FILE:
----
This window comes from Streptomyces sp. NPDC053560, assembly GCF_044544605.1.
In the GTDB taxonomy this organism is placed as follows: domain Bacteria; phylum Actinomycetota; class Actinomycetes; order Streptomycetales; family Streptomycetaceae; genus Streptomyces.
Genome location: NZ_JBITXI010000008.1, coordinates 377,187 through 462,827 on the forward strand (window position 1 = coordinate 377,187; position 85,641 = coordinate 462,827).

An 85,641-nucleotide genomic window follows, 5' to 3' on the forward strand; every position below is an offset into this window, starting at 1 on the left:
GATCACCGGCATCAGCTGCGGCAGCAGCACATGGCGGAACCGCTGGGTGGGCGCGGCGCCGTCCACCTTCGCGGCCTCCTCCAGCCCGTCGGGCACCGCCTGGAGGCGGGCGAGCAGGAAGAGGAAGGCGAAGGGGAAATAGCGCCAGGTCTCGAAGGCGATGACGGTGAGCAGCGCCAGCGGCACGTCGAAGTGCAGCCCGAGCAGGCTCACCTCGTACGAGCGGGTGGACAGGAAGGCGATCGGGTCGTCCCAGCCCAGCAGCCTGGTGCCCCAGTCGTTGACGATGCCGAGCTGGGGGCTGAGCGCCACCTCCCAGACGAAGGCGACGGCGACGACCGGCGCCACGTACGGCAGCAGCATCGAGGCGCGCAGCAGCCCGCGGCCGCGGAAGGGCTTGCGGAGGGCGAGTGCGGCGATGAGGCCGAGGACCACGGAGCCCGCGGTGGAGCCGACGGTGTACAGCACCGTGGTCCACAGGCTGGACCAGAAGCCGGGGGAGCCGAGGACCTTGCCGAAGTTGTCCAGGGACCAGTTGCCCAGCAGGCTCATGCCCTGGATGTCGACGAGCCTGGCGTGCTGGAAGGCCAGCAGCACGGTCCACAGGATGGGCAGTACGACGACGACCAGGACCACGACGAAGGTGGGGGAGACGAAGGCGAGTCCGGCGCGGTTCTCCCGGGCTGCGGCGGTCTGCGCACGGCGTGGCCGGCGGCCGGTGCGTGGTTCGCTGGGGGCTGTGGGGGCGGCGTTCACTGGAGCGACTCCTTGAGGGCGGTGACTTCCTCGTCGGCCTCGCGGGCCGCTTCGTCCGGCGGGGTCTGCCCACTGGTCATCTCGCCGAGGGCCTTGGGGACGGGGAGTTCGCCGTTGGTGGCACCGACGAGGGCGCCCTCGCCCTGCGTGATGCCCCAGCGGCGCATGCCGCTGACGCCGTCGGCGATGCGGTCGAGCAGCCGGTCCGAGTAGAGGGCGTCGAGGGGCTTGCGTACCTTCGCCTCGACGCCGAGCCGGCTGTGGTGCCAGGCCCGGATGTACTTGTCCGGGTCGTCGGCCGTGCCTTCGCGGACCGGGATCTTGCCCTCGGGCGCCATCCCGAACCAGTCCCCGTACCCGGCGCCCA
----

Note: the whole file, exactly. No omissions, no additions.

This window comes from Streptomyces sp. NPDC053560, assembly GCF_044544605.1.
In the GTDB taxonomy this organism is placed as follows: domain Bacteria; phylum Actinomycetota; class Actinomycetes; order Streptomycetales; family Streptomycetaceae; genus Streptomyces.
Genome location: NZ_JBITXI010000008.1, coordinates 377,187 through 462,827 on the forward strand (window position 1 = coordinate 377,187; position 85,641 = coordinate 462,827).

An 85,641-nucleotide genomic window follows, 5' to 3' on the forward strand; every position below is an offset into this window, starting at 1 on the left:
GATCACCGGCATCAGCTGCGGCAGCAGCACATGGCGGAACCGCTGGGTGGGCGCGGCGCCGTCCACCTTCGCGGCCTCCTCCAGCCCGTCGGGCACCGCCTGGAGGCGGGCGAGCAGGAAGAGGAAGGCGAAGGGGAAATAGCGCCAGGTCTCGAAGGCGATGACGGTGAGCAGCGCCAGCGGCACGTCGAAGTGCAGCCCGAGCAGGCTCACCTCGTACGAGCGGGTGGACAGGAAGGCGATCGGGTCGTCCCAGCCCAGCAGCCTGGTGCCCCAGTCGTTGACGATGCCGAGCTGGGGGCTGAGCGCCACCTCCCAGACGAAGGCGACGGCGACGACCGGCGCCACGTACGGCAGCAGCATCGAGGCGCGCAGCAGCCCGCGGCCGCGGAAGGGCTTGCGGAGGGCGAGTGCGGCGATGAGGCCGAGGACCACGGAGCCCGCGGTGGAGCCGACGGTGTACAGCACCGTGGTCCACAGGCTGGACCAGAAGCCGGGGGAGCCGAGGACCTTGCCGAAGTTGTCCAGGGACCAGTTGCCCAGCAGGCTCATGCCCTGGATGTCGACGAGCCTGGCGTGCTGGAAGGCCAGCAGCACGGTCCACAGGATGGGCAGTACGACGACGACCAGGACCACGACGAAGGTGGGGGAGACGAAGGCGAGTCCGGCGCGGTTCTCCCGGGCTGCGGCGGTCTGCGCACGGCGTGGCCGGCGGCCGGTGCGTGGTTCGCTGGGGGCTGTGGGGGCGGCGTTCACTGGAGCGACTCCTTGAGGGCGGTGACTTCCTCGTCGGCCTCGCGGGCCGCTTCGTCCGGCGGGGTCTGCCCACTGGTCATCTCGCCGAGGGCCTTGGGGACGGGGAGTTCGCCGTTGGTGGCACCGACGAGGGCGCCCTCGCCCTGCGTGATGCCCCAGCGGCGCATGCCGCTGACGCCGTCGGCGATGCGGTCGAGCAGCCGGTCCGAGTAGAGGGCGTCGAGGGGCTTGCGTACCTTCGCCTCGACGCCGAGCCGGCTGTGGTGCCAGGCCCGGATGTACTTGTCCGGGTCGTCGGCCGTGCCTTCGCGGACCGGGATCTTGCCCTCGGGCGCCATCCCGAACCAGTCCCCGTACCCGGCGCCCA